Why the Georgian PM’s visit does nothing to reverse Tbilisi’s distancing from Kyiv

The Prime Ministers of Ukraine and Georgia, Denys Shmyhal and Irakli Garibashvili. Kyiv, 22 August 2021. Photo: the Cabinet of Ministers' Press Service
 

International, Politics

Article by: Giorgi Kandelaki

Since Bidzina Ivanishvili, the billionaire who made his fortune in Russia, took power in Georgia in October 2012, Georgia has pursued a policy of distancing itself from Ukraine. Regrettably, this has become a hallmark of my country’s foreign policy.

That no Georgian PM has visited Kyiv in a bilateral format for nine years serves as a clear statement in itself. Defying calls both at home and amongst its friends to team up with Ukraine in the international arena and the de facto relinquishing on efforts to advance towards NATO membership has given Moscow a comfort it could only dream of.

Occupied and reintegrated breakaway regions in Europe. Based on a map by ecfr.eu.

Irakli Garibashvili, Georgia’s PM visiting Kyiv this week said famously in a BBC interview that the occupation of Georgia’s territories by Russia has “nothing in common” with its actions in Crimea. In a December 2014 interview with the Financial Times, he even spoke against granting defensive weapons to Ukraine calling such possibility “counterproductive.”

So what has changed now?

Why is Garibashvili visiting Ukraine and does this visit really mean that Georgia wants to belatedly join forces with Ukraine on the international arena to counter the Russian aggression?

Sadly, the answer to these questions is a definitive “no.”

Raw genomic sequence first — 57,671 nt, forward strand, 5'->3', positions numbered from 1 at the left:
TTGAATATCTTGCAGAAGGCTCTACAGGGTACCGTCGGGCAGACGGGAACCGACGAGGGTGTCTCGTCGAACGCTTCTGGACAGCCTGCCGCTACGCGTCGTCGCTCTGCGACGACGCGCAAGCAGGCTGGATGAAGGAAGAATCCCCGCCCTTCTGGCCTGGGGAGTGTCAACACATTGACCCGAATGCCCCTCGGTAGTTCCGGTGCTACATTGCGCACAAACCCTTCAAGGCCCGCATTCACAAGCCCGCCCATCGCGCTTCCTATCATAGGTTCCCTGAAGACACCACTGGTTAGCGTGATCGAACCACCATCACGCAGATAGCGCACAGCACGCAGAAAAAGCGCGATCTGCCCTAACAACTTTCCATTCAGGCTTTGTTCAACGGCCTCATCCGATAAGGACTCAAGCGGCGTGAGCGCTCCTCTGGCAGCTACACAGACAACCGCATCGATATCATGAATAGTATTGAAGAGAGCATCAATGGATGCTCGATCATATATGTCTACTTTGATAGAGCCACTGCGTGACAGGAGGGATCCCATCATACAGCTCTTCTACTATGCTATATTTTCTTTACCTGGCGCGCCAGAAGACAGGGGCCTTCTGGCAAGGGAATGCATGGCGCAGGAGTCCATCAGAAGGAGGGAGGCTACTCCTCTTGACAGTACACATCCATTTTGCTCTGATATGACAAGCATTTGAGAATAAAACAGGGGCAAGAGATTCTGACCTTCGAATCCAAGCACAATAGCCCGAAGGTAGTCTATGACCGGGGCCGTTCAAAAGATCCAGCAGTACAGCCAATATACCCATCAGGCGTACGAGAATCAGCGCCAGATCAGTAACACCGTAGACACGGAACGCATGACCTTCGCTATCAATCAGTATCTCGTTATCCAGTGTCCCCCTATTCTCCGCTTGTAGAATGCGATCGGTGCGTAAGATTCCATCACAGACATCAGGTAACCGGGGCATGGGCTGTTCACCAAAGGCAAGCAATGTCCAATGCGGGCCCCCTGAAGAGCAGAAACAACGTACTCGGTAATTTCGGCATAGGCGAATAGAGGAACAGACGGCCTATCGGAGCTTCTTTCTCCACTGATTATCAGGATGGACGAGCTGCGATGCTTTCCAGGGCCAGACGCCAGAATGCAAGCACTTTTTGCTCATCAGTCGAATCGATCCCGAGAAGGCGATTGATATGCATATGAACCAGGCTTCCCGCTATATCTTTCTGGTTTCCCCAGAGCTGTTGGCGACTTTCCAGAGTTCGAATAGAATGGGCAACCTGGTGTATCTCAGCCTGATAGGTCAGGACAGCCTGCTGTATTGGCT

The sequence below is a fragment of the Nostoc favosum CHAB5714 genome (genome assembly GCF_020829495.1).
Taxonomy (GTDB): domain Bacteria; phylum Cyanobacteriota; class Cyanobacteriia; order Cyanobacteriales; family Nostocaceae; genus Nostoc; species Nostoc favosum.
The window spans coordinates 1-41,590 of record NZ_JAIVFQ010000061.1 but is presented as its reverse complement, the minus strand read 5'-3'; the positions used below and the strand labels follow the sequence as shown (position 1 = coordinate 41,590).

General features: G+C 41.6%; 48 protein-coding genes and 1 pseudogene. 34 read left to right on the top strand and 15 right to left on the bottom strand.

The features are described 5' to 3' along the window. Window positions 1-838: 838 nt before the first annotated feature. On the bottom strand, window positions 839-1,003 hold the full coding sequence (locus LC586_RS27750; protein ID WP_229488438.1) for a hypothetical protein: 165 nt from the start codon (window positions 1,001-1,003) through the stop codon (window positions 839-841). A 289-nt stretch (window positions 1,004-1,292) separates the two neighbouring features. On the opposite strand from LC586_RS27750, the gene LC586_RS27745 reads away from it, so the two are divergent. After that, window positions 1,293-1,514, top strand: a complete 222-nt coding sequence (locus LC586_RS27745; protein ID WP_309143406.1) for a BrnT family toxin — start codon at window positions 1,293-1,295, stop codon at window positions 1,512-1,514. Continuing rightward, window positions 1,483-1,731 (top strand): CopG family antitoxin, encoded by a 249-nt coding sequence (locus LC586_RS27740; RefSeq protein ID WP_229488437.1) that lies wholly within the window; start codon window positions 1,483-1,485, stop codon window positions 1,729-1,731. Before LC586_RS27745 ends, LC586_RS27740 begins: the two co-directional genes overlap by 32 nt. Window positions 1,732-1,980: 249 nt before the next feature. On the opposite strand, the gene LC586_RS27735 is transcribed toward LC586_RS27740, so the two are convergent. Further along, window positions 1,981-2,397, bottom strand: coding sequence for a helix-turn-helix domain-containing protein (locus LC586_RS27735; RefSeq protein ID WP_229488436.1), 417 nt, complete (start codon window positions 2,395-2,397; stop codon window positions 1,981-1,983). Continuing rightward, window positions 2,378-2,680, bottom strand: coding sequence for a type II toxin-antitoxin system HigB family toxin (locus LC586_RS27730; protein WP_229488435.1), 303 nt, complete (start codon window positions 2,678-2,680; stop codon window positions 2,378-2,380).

The Baltic nations of Lithuania, Latvia, and Estonia, key champions of both Georgia and Ukraine, declined Garibashvili’s plan to visit a couple of weeks ago and a visit to Kyiv is a “forced” trip necessitated by Garibashvili’s international isolation. It does not imply any real intention to jointly push common issues together with Ukraine on the world agenda and counter Russia’s aggression.

The organized mass violence against journalists last month carried out by Garibashvili and Georgian Dream party-linked extremists openly affiliated with the Kremlin has been a landmark event that led to his international isolation.

On July 5th, Garibashvili not only incited extremist groups affiliated with Alexander Dugin to violently disrupt an LGBT Pride match. While the Pride event never took place, the extremists that had already been empowered by Garibashvili, engaged in mass violence against journalists without any police resistance for many hours. 53 journalists were beaten and one died days later.

The incumbent Georgian government has cooperated with pro-Putin groups influenced and funded from Russia for years, but with the July 5th pogrom this was elevated to a new level posing a deadly threat to Georgia’s western course.

Upon Ivanishvili’s instruction, the Georgian Dream administration has resolutely opposed any calls to integrate the issue of Russia’s occupation of Georgian territories and the implementation of the EU-brokered ceasefire agreement the regular kidnappings of Georgian citizens from unoccupied Georgia by the Russian occupation forces into western sanctions.

Georgian Dream has in particular refused to work with our natural allies in Ukraine include those issues into Western sanctions in the package with Russia’s actions in Ukraine. It is the best interest of both Ukraine and Georgia to present a coordinated and united front together with Moldova and other allies to amplify Western efforts to contain and roll back Russian aggression and achieve a shift in Russia’s conduct towards its neighbors that wish to become part of the civilized world.

That Georgia and Garibashvili continue to resist pursuing that path is the ultimate measure that Georgia’s drift from Ukraine and its other pro-western friends and allies, sadly, continues.

Giorgi Kandelaki is a Georgian politician with the European Georgia opposition party. He was also a member of the Council of Europe Parliamentary Assembly 2008-2020

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